The South African Federation of Trade Unions is appalled and angry at the continuing carnage on the country’s roads.
In two horrific accidents yesterday and this morning 20 people died and over 60 were injured, and the death toll may still rise.
In Mpumalanga this morning, 4 July 2017, 14 people were killed and 16 injured when a bus and a truck collided on the Badplaas Road outside Machadodorp.
In the Free State 24 hours earlier on Monday morning 6 people died and 50 others were injured after their bus crashed into a stationary truck along the N8, about 15 km outside of Bloemfontein.
SAFTU sends its condolences to the families and friends of the deceased and best wishes to the injured for a speedy and full recovery.
Both accidents involved bus passengers, as do most of the worst accidents, and the main victims are workers and learners from poor communities who have no other means of getting to work or school and have to risk their lives every day traveling on unsafe buses or taxis driven on dangerous pot-holed roads.
The high number of accidents like these, and the appalling number of deaths and injuries, must be treated as a national emergency. 45 people perish every single day in our country’s roads. It is an emergency which must be addressed without any delay.
The problem is that our Arrive Alive campaigns target Christmas and Easter Weekend breaks. In between there is no visible and aggressive campaign. Just as with violent crimes, South Africa is facing a crisis of reckless driving and this requires more than a festive season campaign.
SAFTU calls for a comprehensive response centered on a sustained daily campaign. All public transport vehicles must be urgently inspected to ensure they comply with the law. More traffic officials must be deployed on roads to prevent speeding and dangerous driving.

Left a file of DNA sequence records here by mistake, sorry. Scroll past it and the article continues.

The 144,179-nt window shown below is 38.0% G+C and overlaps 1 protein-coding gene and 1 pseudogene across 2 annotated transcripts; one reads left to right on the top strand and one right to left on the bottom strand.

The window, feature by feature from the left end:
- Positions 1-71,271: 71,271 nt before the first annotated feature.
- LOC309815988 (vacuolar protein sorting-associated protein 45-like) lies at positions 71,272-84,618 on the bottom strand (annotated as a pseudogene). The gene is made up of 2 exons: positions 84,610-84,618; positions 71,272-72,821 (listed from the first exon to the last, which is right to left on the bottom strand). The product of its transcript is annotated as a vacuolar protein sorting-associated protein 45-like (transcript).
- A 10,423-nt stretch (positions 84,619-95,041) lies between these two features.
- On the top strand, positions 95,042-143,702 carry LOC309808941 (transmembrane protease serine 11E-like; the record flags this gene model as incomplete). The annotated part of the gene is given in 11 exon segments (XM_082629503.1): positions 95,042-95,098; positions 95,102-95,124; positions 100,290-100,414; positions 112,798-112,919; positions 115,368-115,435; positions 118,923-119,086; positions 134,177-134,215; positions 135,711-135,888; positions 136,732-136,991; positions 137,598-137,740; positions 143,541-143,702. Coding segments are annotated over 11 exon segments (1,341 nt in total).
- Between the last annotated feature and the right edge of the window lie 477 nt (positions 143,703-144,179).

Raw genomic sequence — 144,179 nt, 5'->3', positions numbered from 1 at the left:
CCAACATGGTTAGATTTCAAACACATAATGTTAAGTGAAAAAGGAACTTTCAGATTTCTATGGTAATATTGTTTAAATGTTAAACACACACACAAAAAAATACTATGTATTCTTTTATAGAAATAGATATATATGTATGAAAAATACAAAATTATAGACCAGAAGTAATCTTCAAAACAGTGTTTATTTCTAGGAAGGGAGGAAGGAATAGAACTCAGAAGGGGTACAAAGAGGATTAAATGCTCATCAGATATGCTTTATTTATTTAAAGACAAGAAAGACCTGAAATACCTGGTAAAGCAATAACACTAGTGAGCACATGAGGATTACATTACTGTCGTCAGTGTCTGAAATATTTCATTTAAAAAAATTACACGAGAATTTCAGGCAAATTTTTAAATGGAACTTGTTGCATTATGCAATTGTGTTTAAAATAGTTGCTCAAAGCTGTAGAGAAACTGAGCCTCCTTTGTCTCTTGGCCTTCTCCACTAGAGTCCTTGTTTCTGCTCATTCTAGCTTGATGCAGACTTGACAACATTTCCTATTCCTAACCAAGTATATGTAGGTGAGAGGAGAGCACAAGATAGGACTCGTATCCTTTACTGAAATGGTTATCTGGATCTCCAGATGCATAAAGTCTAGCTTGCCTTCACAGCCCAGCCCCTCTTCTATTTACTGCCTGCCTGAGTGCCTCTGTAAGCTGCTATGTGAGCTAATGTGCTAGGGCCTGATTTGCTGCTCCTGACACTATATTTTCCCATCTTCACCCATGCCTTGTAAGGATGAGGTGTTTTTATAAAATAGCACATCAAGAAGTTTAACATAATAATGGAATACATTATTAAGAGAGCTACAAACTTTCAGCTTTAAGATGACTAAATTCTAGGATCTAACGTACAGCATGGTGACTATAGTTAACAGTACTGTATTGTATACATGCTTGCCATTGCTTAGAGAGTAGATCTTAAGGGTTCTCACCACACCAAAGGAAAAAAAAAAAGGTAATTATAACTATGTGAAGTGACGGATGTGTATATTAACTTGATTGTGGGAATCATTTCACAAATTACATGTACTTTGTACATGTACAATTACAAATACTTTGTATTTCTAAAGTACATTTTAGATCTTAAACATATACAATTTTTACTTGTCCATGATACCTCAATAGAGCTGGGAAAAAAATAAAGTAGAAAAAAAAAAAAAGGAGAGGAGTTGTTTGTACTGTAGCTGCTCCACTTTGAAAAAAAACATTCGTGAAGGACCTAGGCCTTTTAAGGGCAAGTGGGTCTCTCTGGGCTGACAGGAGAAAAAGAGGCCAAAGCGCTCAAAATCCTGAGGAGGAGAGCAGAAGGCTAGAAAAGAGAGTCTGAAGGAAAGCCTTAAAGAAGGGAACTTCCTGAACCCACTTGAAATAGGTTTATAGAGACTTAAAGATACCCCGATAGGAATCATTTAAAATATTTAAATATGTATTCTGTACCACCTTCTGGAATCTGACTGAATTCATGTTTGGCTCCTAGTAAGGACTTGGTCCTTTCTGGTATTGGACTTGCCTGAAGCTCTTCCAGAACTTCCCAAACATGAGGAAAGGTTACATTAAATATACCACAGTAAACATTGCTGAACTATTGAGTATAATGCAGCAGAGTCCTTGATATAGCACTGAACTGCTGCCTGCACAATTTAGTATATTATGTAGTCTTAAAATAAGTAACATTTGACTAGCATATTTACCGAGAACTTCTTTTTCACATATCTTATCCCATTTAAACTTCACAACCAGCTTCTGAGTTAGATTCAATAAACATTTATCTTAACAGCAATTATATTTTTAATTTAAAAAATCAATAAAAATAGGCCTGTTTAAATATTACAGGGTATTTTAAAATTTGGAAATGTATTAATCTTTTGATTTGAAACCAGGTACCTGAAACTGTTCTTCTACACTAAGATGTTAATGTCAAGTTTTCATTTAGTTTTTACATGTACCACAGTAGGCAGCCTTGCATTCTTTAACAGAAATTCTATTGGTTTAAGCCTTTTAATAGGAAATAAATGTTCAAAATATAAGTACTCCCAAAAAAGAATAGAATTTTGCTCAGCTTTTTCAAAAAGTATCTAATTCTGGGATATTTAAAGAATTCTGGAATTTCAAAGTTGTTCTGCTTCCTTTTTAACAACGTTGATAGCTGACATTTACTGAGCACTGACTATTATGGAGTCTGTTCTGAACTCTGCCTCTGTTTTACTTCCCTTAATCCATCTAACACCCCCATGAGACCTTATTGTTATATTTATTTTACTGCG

Corruption too is a key factor. How could it not be when the country’s president himself is a refugee from 783 corruption, money laundering, fraud and racketeering charges? Some traffic centers and even traffic police do take bribes to allow roads unworthy cars on roads.
We also have to change the culture of drivers. SAFTU will politicise and educate members to know how critical their jobs are to public safety on our roads. Drivers, traffic officials and workers in hospitals and schools must be geared to serve the working class which cannot opt out of the system by using private services.
The transport trade unions must fight for bus, taxi and lorry drivers to be paid a living wage and work shorter hours, so that they are free from pressure to maximize the number of journeys and cut corners on safety in order to make a living.
We must unite to demand and insist that this carnage on our roads must stop and safe, affordable transport provided for all!